growing skull fracture

growing skull fracture

A rare sequel to a cranial fracture, especially in the parietal region, in which the cranial fracture grows following lacerations involving the dura mater. They usually occur after severe head trauma during the first three years of the life and rarely after age 8. Growing skull fractures present as a cystic (containing CSF) nontender swelling with an underlying palpable bony defect.
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Skull fractures are generally categorized into linear fracture, depressed fracture, comminuted fracture, and growing skull fracture in children.
INTRODUCTION: A growing skull fracture (GSF) is also known as Leptomeningeal cyst, due to development of a cystic mass lesion filled with cerebrospinal fluid.
4,6,7) The exact etiopathological process of growing skull fracture is unclear.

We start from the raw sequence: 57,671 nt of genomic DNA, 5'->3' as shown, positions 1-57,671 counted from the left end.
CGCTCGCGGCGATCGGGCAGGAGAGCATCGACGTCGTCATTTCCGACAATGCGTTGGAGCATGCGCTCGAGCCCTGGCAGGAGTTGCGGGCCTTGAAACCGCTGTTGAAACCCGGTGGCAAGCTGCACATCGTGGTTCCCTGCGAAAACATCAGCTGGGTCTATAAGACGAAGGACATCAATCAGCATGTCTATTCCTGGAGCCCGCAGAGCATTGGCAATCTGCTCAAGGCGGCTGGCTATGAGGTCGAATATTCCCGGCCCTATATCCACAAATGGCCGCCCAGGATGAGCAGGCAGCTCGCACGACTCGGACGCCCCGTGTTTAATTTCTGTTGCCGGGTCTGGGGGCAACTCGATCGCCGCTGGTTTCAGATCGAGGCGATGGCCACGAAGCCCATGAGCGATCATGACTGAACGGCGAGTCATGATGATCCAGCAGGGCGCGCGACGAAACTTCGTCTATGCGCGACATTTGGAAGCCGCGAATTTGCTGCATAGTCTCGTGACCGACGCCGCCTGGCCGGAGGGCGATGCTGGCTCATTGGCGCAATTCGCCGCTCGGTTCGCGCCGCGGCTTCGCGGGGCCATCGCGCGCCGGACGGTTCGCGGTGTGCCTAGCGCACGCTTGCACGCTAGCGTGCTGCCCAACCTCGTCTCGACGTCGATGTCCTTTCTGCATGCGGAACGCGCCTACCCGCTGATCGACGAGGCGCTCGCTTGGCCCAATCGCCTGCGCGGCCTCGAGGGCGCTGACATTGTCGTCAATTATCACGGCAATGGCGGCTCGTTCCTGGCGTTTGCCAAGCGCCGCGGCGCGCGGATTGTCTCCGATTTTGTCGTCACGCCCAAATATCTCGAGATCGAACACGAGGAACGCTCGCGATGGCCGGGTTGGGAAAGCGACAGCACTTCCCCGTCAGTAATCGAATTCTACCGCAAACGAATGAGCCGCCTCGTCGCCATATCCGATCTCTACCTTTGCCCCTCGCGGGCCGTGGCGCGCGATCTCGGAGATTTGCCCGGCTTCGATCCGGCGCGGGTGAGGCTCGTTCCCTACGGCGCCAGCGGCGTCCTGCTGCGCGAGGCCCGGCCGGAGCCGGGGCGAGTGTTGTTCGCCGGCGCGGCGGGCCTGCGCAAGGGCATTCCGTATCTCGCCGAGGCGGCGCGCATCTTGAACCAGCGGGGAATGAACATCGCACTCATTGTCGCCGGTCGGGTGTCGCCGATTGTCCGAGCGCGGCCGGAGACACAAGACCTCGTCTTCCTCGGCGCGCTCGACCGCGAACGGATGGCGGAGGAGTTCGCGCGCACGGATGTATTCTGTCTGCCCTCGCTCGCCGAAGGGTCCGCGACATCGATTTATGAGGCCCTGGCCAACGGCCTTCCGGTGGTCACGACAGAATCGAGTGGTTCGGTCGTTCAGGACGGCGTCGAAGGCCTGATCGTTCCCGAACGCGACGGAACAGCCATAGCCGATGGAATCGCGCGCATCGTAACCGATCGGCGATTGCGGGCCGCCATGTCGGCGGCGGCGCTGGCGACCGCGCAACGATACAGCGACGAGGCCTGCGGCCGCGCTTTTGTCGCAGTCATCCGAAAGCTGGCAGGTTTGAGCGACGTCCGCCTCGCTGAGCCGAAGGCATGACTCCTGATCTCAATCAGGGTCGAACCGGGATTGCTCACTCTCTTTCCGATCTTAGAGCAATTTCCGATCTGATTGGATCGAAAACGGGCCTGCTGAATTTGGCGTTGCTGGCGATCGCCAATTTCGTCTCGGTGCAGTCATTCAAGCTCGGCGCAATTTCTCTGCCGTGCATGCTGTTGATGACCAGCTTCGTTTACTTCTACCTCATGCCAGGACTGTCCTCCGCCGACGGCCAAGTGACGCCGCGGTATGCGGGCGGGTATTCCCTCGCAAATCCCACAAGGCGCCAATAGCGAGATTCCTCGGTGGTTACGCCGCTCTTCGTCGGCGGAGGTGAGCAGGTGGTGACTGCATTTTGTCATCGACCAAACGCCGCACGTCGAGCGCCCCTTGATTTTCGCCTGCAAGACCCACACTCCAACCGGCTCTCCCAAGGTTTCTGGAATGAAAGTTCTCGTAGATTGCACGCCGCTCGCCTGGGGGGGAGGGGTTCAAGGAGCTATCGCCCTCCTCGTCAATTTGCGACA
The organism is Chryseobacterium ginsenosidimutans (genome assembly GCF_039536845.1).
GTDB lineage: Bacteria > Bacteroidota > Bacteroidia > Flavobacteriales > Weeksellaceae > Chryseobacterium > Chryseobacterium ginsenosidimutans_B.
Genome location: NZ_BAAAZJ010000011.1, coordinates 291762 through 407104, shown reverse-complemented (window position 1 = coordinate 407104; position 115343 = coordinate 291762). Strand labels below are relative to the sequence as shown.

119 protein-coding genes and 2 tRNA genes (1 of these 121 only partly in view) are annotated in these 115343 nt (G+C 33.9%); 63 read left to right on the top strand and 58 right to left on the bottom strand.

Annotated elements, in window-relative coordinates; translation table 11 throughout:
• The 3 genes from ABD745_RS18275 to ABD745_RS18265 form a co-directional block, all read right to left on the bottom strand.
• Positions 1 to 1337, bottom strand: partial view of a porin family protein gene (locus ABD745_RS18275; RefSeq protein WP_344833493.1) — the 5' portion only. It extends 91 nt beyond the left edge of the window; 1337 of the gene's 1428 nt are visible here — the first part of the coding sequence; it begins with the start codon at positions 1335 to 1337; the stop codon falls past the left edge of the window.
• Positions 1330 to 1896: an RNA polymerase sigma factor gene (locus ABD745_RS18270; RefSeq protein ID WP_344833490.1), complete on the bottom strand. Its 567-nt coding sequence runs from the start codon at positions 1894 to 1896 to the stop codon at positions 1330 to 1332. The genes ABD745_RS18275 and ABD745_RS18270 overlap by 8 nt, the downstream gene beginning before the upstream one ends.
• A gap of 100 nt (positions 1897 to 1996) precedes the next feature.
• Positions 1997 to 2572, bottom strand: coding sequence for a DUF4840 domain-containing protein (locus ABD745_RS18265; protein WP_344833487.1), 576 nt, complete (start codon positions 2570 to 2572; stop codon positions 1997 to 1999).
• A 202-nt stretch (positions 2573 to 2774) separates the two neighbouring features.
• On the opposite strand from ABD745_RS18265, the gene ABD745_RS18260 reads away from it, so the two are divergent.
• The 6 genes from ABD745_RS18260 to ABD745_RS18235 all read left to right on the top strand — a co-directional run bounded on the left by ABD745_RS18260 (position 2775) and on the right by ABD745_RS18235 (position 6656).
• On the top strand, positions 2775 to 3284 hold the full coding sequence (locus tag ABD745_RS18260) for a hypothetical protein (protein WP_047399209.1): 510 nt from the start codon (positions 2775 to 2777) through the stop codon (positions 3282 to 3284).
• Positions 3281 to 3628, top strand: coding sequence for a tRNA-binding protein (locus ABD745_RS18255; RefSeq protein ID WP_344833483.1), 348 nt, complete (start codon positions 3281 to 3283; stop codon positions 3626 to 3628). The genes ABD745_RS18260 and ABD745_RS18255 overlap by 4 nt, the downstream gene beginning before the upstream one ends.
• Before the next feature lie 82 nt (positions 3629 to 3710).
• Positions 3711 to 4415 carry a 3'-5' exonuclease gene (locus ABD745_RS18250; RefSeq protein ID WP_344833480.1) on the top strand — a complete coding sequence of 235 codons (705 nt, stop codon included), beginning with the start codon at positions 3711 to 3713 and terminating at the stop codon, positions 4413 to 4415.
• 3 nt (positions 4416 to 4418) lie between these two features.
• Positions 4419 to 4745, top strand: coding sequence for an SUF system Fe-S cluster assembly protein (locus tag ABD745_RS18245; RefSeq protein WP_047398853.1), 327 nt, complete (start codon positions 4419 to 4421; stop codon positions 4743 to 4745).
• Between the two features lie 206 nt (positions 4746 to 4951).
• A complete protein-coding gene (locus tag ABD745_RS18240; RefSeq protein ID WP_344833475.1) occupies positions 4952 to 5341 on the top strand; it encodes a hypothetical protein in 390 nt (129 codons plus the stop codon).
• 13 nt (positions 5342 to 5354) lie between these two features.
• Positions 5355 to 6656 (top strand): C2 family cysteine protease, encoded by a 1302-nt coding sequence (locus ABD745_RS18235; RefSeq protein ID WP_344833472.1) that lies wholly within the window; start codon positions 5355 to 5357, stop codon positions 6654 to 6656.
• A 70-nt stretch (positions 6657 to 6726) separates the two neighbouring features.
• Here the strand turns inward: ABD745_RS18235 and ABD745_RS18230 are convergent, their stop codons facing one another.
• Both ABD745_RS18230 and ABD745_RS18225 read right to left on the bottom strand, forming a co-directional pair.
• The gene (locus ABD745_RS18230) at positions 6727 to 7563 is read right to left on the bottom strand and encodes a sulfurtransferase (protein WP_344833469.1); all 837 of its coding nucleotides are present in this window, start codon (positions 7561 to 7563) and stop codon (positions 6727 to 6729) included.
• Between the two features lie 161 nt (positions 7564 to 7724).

Growing skull fracture commonly involves the calvarial bones.
The typical patient with a growing skull fracture is younger than 3 years, has a subgaleal fluid collection overlying the fracture, has a neurological deficit caused by the injury and has skull radiographs that demonstrate a diastatic linear fracture with at least 3.
Three-dimensional (3-D) computed tomography was used to diagnose a growing skull fracture in a red-tailed hawk (Buteo jamaicensis).
Three weeks later, follow up imaging revealed a growing skull fracture in the right parietal region.
19) Finally Pia and Tonnis described the growing skull fracture of childhood to include patients with cysts or cerebral herniation in the fracture.
This report details a case of a growing skull fracture developing after a traumatic head injury and demonstrates the techniques of surgical correction.
Three-dimensional (3D) computed tomography was used to diagnose a growing skull fracture in a red-tailed hawk (Buteo jamaicensis).
Though we have not seen but growing skull fractures can also occur after remodelling surgery due to undetected dural tears.
Pathoge-nesis and treatment of growing skull fractures.